Gene Regulatory Networks and the Evolution of Animal Body Plans

See allHide authors and affiliations

Science  10 Feb 2006:
Vol. 311, Issue 5762, pp. 796-800
DOI: 10.1126/science.1113832


Development of the animal body plan is controlled by large gene regulatory networks (GRNs), and hence evolution of body plans must depend upon change in the architecture of developmental GRNs. However, these networks are composed of diverse components that evolve at different rates and in different ways. Because of the hierarchical organization of developmental GRNs, some kinds of change affect terminal properties of the body plan such as occur in speciation, whereas others affect major aspects of body plan morphology. A notable feature of the paleontological record of animal evolution is the establishment by the Early “Cambrian of virtually all phylum-level body plans. We identify a class of GRN component, the kernels” of the network, which, because of their developmental role and their particular internal structure, are most impervious to change. Conservation of phyletic body plans may have been due to the retention since pre-Cambrian time of GRN kernels, which underlie development of major body parts.

Large gene regulatory networks (GRNs) that determine the course of animal development are now being decoded experimentally [e.g., (18)]. These networks consist largely of the functional linkages among regulatory genes that produce transcription factors and their target cis-regulatory modules in other regulatory genes, together with genes that express spatially important signaling components. They have a modular structure, consisting of assemblies of multigenic subcircuits of various forms. Each such subcircuit performs a distinct regulatory function in the process of development (1, 9). GRN structure is inherently hierarchical, because each phase of development has beginnings, middle stages, and progressively more fine-scale terminal processes, so that network linkages operating earlier have more pleiotropic effects than those controlling terminal events. The earlier stages of formation of every body part involve specification of the domain of the developing organism that will become that part, followed by pattern formation, which determines its morphological structure. Only at the end of this process are deployed the differentiation gene batteries that encode the detailed functional properties of the body part (10).

The structure/function properties of developmental GRNs provide an approach to an old and general problem in animal evolution. What mechanisms account for the fact that has there has been so little change in phylum- and superphylum-level body plans since the Early Cambrian [e.g., the Chengjiang fauna (1113)] (Fig. 1), though on the other hand, great changes have subsequently occurred within phyla and classes (e.g., the advent of tetrapod vertebrates, insects, dinosaurs, modern forms of echinoids, and cephalopods)? Furthermore, continuous modification characterizes the process of speciation. Classic evolutionary theory, based on selection of small incremental changes, has sought explanations by extrapolation from observed patterns of adaptation. Macroevolutionary theories have largely invoked multi-level selection, among species and among clades. But neither class of explanation provides an explanation of evolution in terms of mechanistic changes in the genetic regulatory program for development of the body plan, where it must lie.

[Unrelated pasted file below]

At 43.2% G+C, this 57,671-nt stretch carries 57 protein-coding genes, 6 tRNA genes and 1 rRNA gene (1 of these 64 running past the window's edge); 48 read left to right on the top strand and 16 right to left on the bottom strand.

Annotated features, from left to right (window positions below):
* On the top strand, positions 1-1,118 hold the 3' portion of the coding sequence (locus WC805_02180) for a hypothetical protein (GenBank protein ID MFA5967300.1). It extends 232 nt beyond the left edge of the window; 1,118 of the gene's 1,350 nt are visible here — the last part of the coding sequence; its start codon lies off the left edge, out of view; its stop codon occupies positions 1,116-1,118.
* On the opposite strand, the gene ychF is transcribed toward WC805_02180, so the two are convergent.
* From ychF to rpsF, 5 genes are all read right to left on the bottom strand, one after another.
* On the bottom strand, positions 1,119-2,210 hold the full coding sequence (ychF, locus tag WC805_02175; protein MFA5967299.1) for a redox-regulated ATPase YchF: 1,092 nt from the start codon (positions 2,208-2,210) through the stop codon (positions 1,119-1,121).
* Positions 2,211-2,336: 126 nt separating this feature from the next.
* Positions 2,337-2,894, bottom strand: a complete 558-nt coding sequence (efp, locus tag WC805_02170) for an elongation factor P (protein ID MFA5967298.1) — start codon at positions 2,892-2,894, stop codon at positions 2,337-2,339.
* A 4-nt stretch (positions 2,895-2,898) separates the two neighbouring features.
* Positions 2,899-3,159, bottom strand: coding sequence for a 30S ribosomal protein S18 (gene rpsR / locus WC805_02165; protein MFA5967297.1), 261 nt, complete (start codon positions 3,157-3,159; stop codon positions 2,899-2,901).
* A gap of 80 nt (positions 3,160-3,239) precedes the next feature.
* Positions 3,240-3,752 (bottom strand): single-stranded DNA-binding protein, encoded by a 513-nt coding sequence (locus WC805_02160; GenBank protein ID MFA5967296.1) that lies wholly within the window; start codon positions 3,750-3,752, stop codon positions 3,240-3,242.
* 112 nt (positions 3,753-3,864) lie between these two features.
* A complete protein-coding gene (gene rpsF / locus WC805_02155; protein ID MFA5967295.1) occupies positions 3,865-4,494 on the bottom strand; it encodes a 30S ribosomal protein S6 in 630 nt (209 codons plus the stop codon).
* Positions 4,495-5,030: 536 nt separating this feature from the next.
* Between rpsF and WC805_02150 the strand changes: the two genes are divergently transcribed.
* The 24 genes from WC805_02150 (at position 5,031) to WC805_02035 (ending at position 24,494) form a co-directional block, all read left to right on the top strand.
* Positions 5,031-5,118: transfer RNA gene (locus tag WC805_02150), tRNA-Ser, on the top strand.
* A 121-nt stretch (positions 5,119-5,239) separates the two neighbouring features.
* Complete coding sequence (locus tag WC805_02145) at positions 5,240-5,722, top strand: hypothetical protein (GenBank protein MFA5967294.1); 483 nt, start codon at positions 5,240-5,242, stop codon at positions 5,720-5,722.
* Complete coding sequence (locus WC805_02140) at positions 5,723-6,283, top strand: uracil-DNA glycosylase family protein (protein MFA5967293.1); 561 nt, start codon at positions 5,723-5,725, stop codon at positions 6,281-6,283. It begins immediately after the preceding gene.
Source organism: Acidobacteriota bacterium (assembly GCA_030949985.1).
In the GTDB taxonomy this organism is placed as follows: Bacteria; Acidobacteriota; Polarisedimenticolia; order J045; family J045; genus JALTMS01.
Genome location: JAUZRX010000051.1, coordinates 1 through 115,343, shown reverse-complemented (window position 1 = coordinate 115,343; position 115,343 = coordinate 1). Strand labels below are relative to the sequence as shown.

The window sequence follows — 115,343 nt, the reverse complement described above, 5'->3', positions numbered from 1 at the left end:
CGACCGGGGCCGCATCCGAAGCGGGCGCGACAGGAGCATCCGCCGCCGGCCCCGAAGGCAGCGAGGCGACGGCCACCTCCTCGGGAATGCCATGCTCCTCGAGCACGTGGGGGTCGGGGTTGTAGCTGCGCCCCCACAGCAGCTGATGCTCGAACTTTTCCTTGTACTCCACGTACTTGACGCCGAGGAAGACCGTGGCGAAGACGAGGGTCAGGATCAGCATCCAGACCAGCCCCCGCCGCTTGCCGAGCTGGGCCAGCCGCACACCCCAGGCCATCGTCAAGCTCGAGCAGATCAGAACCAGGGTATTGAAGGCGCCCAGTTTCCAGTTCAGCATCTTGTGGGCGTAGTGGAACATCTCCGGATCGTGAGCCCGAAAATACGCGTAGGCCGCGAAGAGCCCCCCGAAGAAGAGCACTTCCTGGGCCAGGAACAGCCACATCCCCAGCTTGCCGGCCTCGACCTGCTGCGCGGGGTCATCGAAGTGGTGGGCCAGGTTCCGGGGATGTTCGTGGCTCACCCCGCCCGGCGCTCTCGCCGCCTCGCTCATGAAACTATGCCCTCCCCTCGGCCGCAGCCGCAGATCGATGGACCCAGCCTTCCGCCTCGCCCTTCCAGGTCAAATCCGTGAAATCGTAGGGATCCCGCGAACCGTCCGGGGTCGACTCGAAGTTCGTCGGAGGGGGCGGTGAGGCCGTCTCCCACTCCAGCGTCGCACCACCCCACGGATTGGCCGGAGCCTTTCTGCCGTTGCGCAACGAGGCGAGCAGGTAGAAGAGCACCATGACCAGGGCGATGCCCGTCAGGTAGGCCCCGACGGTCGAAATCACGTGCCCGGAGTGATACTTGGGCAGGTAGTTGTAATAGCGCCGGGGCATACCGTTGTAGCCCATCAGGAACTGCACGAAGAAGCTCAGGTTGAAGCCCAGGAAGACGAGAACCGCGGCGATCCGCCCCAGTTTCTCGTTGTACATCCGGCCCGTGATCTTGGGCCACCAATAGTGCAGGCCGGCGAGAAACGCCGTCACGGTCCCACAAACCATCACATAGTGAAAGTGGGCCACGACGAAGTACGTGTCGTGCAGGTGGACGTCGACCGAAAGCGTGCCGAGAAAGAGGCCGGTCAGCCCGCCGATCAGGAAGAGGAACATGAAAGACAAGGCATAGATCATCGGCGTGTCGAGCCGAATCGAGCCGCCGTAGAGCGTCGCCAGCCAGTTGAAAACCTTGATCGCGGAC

Fig. 1.

Examples of Cambrian body plans from the Early Cambrian (∼510 million years ago) Chengjiang Fauna of Yunnan Province, China (D to I) and the Middle Cambrian Burgess Shale Fauna of British Columbia, Canada (A to C, J). These fossils are the remains of animals all of which have body plans that can immediately be related to those of modern phyla, as indicated. For instance, the bilateral, anterior-posterior organization and position of the appendages in the arthropod examples resemble those of the modern counterparts; in addition, the chordate has a segmented dorsal muscular column and a notochord, as do modern chordates. (A) Onycophoran: Aysheaia pedunculata; (B) arthropod: Waptia fieldensis; (C) arthropod: Marrella splendens; (D) possible ascidian: Phlogites; (E) priapulid: Maotianshania cylindrica; (F) pan-arthropod: Opabinia regalis; (G) arthropod: Leanchoilia illecebrosa; (H) arthropod: Jianfengia multisegmentalis; (I) arthropod: Fuxianjuia protensa; (J) chordate: Haikouella lanceolata; [(A) to (C)] and (F) are from D. H. Erwin, Smithsonian Institution; (D), (E), and [(G) to (J)] are courtesy of J.-Y. Chen, Nanjing Institute of Geology and Palaeontology, China (13).

Functional Properties of Diverse GRN Components

Change in the structure of the diverse kinds of subcircuits of which GRNs are constructed will have different consequences for the outcome of the developmental process, and therefore for evolution as well. Here we consider the following classes of GRN component: (i) evolutionarily inflexible subcircuits that perform essential upstream functions in building given body parts, which we term the “kernels” of the GRN; (ii) certain small subcircuits, the “plug-ins” of the GRN, that have been repeatedly coopted to diverse developmental purposes; (iii) switches that allow or disallow developmental subcircuits to function in a given context and so act as input/output (I/O) devices within the GRN; and (iv) differentiation gene batteries. These parts are illustrated in a real developmental GRN, the sea urchin endomesodermal GRN, in fig. S1.